Mumbai: BMC rushes to clear contentious proposals worth Rs 650 crore

  • Sanjana Bhalerao, Hindustan Times, Mumbai
  • Updated: Jan 28, 2015 22:17 IST

An attempt by BMC’s ruling parties — the Shiv Sena and Bharatiya Janata Party (BJP) — to get controversial contracts worth Rs 650 crore cleared in the civic standing committee meeting on Wednesday was foiled by Opposition parties.

The proposals included the Rs 221-crore road resurfacing contracts, in which a blacklisted company had bid 20% lower than the civic body’s estimate. Citizen groups have been pointing out how the contractors escalate costs after bagging contracts by bidding lower than the Brihanmumbai Municipal Corporation’s (BMC) estimates.

The Sena-BJP was also pushing to clear the controversial Rs 350-crore contract for filling trenches in Mumbai. Hindustan Times had reported how contractors vying for the project had claimed they will do the job at rates that were 55% to 60% lower than the BMC’s estimate for the job.

The contracts were thus scraped and fresh tenders were floated.

The same contractors then did a complete U-turn, and asked for 3-4% more than the estimated cost.

But in the final proposal tabled on Wednesday before the committee, after negotiations with the administration, the contractors ended up asking for 14% less than the BMC’s estimate.

In total, the administration tabled eight contracts worth Rs650 crore before the committee, terming it ‘urgent business’. The Opposition, however, fumed over the last-minute tabling of the contracts, and questioned why the Sena-BJP was in hurry to clear the proposal.

“What is the hurry to pass the proposals? These are big contracts and include a lot of technicalities, which must be debated and not be cleared under the pretext of urgent business. The contractor shortlisted for road work is blacklisted. The administration needs to explain why such a contractor was awarded the work,” said Sandeep Deshpande, standing committee member and Maharashtra Navnirman Sena corporator.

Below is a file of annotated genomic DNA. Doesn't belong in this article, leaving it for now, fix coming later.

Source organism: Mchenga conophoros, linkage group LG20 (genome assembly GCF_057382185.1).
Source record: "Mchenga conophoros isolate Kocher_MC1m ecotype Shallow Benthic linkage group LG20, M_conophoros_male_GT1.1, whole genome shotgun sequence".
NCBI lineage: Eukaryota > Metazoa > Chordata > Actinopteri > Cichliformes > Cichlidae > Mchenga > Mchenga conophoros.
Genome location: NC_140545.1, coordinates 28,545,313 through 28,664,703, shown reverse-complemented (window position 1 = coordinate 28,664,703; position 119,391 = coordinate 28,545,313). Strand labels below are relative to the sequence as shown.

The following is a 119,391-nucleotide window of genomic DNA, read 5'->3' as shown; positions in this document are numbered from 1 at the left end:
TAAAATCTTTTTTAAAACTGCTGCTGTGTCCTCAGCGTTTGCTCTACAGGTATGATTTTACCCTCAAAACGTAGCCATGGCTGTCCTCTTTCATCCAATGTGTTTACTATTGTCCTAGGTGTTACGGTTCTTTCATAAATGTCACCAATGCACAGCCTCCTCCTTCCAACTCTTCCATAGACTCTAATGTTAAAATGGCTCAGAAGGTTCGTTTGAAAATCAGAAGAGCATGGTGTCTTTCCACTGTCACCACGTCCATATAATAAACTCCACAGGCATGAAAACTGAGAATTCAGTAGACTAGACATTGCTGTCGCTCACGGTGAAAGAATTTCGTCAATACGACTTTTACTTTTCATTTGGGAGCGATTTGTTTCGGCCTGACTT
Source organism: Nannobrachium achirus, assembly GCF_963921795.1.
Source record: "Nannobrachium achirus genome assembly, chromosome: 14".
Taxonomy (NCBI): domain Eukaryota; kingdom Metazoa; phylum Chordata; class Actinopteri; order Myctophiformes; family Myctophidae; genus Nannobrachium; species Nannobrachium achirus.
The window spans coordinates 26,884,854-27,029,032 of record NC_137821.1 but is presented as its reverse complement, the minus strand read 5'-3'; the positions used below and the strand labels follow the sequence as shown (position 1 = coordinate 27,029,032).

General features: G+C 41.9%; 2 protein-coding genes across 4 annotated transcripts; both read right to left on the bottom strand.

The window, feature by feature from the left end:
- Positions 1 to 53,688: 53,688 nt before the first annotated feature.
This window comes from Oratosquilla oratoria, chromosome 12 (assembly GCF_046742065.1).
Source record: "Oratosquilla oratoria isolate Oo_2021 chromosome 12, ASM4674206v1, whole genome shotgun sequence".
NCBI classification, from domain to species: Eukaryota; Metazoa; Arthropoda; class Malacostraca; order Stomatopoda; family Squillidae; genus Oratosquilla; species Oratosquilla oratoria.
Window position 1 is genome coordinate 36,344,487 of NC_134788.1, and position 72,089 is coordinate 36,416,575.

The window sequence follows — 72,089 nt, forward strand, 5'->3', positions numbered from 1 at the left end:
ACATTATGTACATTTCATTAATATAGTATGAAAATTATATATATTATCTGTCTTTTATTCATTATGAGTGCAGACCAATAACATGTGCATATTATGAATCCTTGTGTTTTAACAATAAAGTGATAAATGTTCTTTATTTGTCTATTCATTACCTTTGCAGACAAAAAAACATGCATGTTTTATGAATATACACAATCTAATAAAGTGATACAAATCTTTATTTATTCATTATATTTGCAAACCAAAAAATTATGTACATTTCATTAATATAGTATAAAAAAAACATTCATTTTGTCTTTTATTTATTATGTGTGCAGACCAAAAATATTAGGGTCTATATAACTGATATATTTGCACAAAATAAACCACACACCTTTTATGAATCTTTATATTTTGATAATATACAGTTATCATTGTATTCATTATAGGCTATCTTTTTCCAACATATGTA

According to the protocol, the administration must send the standing committee’s agenda three days (72 hours) before the meeting. The eight proposals, however, were sent less than 24 hours before the meeting.

The administration maintained the contracts were urgent business. “The contract period for trench filling will end by January 31, 2015, and if the proposal is not cleared, we will be forced to extend the period,” said SVR Srinivas, additional municipal commissioner.

“The city’s roads need to be resurfaced and repaired before the monsoon and work should begin immediately. Any opposition to these contracts will further delay the matter,” said Yashodhar Phanse, Sena member and standing committee chairman.

The Opposition, however, claimed a debate over the proposal next week will not hamper development work. “The trenches in Bandra, which are under the defect liability period and thus the responsibility of contractor, are yet to be filled. Hurriedly passing a proposal under the guarantee of immediate work orders for trench filling, will not ensure good quality work,” said Asif Zakaria, Congress corporator.

This is not the first time BMC hastily tabled proposals and sought clearances. In August 2014, the BMC had cleared proposals worth Rs 850 crore in 90 minutes without discussion, just before the code of conduct for the Assembly election.

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